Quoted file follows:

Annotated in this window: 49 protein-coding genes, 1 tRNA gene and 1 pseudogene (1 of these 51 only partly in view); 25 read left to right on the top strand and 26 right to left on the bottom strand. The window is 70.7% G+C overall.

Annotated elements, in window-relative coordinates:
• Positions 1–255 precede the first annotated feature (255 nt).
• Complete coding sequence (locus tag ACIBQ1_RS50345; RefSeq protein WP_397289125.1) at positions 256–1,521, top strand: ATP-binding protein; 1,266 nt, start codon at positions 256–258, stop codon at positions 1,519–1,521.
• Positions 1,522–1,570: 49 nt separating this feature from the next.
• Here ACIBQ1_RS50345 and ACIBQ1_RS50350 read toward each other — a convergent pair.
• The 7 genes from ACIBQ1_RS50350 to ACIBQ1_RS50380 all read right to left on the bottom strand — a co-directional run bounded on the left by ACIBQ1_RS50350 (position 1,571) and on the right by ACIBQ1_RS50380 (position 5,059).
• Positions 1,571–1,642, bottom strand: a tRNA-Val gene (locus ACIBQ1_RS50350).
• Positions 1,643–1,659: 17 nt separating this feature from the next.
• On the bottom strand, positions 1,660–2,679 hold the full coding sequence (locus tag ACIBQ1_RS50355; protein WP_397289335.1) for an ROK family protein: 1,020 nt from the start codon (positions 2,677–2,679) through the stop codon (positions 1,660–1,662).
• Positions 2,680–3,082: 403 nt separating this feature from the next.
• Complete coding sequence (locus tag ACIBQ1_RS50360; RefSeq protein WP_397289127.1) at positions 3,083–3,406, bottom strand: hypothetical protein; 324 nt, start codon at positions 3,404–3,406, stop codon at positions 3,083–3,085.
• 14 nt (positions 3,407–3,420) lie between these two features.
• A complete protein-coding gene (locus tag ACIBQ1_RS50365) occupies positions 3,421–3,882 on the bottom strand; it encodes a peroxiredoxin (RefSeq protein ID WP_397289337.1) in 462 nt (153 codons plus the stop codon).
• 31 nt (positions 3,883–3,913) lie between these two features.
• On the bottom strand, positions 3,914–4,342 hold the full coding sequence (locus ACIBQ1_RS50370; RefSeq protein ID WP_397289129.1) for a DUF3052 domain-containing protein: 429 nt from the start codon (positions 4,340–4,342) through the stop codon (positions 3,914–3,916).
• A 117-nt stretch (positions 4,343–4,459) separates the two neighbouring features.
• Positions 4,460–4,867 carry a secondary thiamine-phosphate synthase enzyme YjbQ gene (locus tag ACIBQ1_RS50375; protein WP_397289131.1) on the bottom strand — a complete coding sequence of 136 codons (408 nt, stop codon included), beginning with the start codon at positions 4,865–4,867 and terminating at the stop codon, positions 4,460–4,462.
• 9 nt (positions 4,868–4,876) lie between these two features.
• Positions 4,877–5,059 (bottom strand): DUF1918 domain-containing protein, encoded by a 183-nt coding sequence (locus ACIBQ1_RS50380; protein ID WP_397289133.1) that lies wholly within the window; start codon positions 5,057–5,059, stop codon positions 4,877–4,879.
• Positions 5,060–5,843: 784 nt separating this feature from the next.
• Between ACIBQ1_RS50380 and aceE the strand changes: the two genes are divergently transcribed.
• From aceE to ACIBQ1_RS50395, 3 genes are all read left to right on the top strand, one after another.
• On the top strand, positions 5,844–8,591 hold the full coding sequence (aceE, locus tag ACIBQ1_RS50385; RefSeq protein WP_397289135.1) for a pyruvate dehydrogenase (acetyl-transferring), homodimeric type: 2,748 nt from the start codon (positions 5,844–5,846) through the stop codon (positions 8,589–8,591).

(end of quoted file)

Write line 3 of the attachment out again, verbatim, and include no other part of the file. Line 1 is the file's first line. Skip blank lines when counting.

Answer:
• Positions 1–255 precede the first annotated feature (255 nt).